Custody battles are notoriously difficult for separating couples. Both parents usually want to maximize their time with their children, and their opinions on custody may clash. Sometimes, separating parents forget to incorporate the child’s opinion into the equation. In most states, however, judges are required to consider children’s custodial preferences before making custody decisions.
This article will explain how a child’s preference affects custody in Washington. If you have additional questions about a child’s custodial preference in Washington, you should consult a local family law attorney.
When separating parents don’t agree on a custody arrangement, the court must make the custody decision. Each judge must consider a host of factors when determining custody, including each of the following:
Courts give the most weight to the child’s relationship with each parent when deciding custody. To read more information about custody decisions in Washington, see Child Custody in Washington: The Best Interests of the Child.
In Washington, the court will consider a child’s preference whenever that child is mature enough to make an intelligent judgment on custody. There’s no specific age when the court will listen to a child’s custodial preference, but in general, older children’s opinions carry more weight than those of young children. Older children are more likely to be able to assess their relationship with each parent, while younger children are more likely to be swayed by superficial factors.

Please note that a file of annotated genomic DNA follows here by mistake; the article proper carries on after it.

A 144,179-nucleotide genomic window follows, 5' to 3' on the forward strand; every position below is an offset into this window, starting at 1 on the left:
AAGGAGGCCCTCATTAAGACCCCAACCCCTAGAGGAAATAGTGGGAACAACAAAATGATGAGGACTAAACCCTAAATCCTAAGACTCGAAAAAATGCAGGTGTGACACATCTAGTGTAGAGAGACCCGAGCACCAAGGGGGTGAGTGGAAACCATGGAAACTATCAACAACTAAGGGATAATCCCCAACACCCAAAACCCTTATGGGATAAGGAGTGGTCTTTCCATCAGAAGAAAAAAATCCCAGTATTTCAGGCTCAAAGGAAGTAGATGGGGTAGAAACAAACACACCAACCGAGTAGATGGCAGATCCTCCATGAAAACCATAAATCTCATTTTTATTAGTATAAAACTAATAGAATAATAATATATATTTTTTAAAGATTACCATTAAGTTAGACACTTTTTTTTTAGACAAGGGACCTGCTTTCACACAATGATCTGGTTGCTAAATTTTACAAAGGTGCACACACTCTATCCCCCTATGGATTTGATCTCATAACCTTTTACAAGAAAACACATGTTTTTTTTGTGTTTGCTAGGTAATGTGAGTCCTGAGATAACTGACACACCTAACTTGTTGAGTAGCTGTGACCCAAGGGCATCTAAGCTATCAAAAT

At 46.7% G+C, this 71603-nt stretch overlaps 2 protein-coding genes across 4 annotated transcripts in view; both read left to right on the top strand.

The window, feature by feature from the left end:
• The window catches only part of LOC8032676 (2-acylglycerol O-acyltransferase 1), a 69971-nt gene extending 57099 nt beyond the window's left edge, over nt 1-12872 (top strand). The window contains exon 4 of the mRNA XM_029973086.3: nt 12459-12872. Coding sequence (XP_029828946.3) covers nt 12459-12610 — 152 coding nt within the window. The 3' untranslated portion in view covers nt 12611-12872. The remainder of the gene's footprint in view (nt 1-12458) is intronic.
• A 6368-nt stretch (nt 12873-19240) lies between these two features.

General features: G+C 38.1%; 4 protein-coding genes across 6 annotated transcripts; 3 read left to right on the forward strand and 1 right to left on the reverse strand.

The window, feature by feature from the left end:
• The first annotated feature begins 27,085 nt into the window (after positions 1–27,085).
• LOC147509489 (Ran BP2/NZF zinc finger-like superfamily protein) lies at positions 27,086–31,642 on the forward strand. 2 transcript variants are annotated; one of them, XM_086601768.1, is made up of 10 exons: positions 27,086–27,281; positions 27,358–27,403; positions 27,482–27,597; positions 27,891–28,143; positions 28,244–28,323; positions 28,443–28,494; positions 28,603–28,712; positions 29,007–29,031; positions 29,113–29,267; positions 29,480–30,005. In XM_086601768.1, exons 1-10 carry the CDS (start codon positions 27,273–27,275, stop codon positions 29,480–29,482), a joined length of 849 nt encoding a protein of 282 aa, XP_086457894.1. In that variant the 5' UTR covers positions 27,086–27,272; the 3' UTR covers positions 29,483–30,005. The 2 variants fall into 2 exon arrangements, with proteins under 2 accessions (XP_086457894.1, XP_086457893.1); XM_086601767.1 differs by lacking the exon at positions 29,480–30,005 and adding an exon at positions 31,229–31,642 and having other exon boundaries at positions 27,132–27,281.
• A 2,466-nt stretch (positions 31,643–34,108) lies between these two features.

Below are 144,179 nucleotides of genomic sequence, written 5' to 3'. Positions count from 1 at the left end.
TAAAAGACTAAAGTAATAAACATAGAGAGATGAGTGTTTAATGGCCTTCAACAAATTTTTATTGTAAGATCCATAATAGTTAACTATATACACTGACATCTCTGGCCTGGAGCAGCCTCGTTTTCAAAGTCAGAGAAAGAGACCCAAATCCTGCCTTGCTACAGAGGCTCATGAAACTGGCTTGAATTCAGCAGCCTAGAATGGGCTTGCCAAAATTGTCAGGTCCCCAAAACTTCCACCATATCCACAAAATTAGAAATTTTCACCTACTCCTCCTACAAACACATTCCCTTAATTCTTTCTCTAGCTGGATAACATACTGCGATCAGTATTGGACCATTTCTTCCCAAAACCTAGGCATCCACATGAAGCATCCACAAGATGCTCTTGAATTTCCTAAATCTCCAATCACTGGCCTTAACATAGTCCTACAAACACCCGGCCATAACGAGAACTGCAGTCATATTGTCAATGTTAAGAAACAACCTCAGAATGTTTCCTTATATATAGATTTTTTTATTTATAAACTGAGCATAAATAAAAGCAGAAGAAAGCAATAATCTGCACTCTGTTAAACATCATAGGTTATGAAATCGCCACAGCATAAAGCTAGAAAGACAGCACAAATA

Even if the child voices a mature opinion about which parent should have custody, the judge doesn’t have to follow that preference. The court considers the child’s preference along with all of the other factors. If judge believes it’s in the child’s best interest to live with the non-selected parent, the court can rule against the child’s desires. If, on the other hand, the parents are equally fit to have custody, the child’s custodial preference may serve as a “tie-breaker” in the custody decision.
Courts are careful to watch parents who try to improperly influence a child’s custodial preference. If the judge believes a parent has tried to coach the child to select him or her, the judge will disregard the child’s preference when setting the custody arrangement.
Washington courts typically don’t allow children to testify about their custodial preferences in court. Rather than place the child in the difficult position of having to testify on the witness stand in front of his or her parents, judges prefer to appoint a mental health professional to interview the child and provide a report to the court.
The mental health professional’s report will include a recommendation of what custodial arrangement is in the child’s best interests, as well as the child’s preference for custody. Both parents’ attorneys have the right to cross-examine the professional about anything discussed with the child.
Alternatively, the court can conduct an interview the child directly in court chambers to determine the child’s custodial preference, although this rarely happens. Speaking with a trained professional is usually less stressful for the child than coming into court. Also, the judge may not be properly trained in interviewing children.
When the court does interview the child, it happens privately in court chambers, outside of the parents’ presence. The court reporter must record the interview so that it becomes a part of the case record, unless the parents both waive the right for it to be recorded. The judge decides whether or not to allow attorneys to be present for the interview. If the court doesn’t allow the attorneys to be present for the interview, the court reporter must give them a copy of the transcript so they can address anything discussed in the interview.
If you have additional questions about the effect of children’s custodial preferences, contact a Washington family law attorney for help.